Deeds 101: General Warranty Deeds vs Limited Warranty Deeds

When purchasing real property, you may find a reference in the purchase agreement to the seller providing buyer with a general warranty deed or a limited warranty deed and wonder what's the difference between the two. When a property owner is transferring real property by any warranty deed, the owner (or grantor) is proving a warranty about the validity of title that is being conveyed to the 'grantee'.

An owner transferring property by way of a general warranty deed is providing a warranty to the buyer (the grantee) for any and all prior problems with title, not just title issues that occurred during the owner's period of ownership.  On the other hand, when transferring property to a grantee/buyer by way of a limited (or special) warranty deed, the owner is limiting the warranty to the period during which the owner owned the property.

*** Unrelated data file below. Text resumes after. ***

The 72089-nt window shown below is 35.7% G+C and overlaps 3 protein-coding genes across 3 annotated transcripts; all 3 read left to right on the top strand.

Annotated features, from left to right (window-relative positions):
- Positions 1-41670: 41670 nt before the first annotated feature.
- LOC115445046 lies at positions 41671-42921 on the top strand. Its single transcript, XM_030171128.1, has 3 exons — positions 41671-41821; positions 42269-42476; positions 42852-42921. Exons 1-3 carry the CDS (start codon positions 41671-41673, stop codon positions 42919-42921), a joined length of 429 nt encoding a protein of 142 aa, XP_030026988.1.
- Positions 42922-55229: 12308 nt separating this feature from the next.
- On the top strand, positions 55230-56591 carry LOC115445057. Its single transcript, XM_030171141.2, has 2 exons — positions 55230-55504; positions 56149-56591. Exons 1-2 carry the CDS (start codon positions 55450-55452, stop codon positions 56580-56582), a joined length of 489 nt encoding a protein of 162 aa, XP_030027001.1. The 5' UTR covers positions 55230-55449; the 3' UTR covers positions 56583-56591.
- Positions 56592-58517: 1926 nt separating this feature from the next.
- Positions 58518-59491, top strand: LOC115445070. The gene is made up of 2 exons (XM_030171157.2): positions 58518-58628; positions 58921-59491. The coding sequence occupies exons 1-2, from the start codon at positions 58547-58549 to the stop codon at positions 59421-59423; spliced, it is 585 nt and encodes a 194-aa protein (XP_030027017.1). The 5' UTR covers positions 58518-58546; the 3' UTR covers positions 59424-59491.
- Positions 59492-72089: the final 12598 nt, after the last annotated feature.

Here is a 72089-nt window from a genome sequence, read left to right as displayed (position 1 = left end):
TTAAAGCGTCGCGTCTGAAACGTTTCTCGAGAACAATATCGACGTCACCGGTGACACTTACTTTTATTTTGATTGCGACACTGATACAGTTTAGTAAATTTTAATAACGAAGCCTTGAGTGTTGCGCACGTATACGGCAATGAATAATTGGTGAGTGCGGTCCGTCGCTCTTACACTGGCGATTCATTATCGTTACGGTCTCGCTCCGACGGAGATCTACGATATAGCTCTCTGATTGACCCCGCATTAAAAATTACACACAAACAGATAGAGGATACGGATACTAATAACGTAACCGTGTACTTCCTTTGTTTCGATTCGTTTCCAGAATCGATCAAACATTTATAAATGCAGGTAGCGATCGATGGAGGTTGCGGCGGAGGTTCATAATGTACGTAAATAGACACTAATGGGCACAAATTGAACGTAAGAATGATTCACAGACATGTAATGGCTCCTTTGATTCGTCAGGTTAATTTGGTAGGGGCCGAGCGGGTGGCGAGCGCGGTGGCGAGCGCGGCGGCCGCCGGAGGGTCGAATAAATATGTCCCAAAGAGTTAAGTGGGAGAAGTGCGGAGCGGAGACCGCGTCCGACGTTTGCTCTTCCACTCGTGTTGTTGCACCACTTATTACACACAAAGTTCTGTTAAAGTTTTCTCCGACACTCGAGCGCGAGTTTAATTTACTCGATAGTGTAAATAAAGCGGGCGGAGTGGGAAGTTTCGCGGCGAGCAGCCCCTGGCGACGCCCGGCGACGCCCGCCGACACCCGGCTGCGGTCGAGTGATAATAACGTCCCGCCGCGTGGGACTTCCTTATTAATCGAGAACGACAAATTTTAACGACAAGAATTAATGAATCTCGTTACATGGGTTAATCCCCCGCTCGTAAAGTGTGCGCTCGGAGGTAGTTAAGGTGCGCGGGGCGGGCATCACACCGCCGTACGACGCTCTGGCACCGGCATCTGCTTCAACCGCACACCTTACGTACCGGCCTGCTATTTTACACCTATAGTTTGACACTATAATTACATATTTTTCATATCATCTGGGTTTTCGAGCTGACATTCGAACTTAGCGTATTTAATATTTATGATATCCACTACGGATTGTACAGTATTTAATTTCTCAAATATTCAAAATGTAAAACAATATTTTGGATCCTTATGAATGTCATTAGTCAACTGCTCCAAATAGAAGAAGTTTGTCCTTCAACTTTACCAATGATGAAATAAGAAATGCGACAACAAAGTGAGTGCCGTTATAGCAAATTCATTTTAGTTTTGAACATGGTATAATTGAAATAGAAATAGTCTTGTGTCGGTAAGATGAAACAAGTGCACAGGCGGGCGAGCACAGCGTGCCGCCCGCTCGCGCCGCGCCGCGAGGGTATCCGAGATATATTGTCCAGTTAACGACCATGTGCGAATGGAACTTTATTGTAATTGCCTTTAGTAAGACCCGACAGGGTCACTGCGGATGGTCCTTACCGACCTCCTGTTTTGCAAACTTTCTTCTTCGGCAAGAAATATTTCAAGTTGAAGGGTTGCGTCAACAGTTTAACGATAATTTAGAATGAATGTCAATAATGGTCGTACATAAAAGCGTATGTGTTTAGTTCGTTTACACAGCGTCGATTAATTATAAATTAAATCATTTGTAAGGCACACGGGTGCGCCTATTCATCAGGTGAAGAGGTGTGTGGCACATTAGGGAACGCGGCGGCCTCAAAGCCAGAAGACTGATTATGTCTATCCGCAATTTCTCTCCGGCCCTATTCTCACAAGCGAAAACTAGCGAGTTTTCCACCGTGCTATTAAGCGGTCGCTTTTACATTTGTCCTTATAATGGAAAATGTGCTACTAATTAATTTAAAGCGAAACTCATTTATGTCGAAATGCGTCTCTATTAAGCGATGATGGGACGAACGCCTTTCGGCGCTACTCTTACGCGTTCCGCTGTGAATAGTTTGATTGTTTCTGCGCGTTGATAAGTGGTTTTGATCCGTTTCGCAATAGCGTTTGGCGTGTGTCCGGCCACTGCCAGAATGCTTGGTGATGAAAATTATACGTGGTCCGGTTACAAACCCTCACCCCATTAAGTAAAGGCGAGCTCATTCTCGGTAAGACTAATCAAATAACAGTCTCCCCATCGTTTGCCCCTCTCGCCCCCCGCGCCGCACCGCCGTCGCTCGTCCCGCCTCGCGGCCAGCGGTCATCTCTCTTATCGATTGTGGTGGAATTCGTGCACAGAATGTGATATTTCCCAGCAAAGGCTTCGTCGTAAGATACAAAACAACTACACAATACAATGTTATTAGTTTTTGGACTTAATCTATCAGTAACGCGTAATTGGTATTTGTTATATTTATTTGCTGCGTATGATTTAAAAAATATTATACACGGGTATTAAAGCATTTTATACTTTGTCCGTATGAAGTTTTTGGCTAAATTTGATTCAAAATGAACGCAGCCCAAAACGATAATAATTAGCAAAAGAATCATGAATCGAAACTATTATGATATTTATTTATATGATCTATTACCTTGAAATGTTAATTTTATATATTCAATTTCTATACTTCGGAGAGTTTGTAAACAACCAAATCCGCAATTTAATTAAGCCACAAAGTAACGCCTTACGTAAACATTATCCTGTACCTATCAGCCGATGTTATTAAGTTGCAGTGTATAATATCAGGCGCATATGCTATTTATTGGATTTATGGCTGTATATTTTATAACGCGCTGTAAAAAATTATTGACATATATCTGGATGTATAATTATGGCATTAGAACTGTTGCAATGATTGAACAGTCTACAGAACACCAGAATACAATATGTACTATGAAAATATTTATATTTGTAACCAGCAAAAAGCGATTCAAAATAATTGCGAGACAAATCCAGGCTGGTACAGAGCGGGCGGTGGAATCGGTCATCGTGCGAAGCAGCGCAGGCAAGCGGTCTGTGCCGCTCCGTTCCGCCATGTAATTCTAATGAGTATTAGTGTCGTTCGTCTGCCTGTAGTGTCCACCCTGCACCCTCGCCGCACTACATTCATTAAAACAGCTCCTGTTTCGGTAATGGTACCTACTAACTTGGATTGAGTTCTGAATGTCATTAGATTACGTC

A general warranty deed form is addressed at Ohio Revised Code section 5302.05.  A limited warranty deed form is addressed at Ohio Revised Code section 5302.07.

When an owner insists on using a limited warranty deed, it is worth questioning the basis for that demand. It's not unheard of in a commercial real estate transaction setting to have the owner insist on a limited warranty deed as a matter of company policy for property sales. However, a buyer would want to confirm that is the only reason. After all, an owner may know of potential title issues with the property that predate the owner's ownership that the owner doesn't want to be on the hook for.

This is where a thorough title exam and title insurance can save the day.  If the title search is clean and the transaction is otherwise a good deal, then accepting a limited warranty deed for the property transfer may be worth the risk.


Stew said...

A limited property deed usually applies between entities transferring their properties. If it's only the buyer and owner involved, then it is a general warranty deed. I may be wrong but that is as far as conveyancing sydney guidelines is concerned.

Anonymous said...

What if a mortgage or lien is discovered after the general warranty deed is transferred and the grantor is deceased?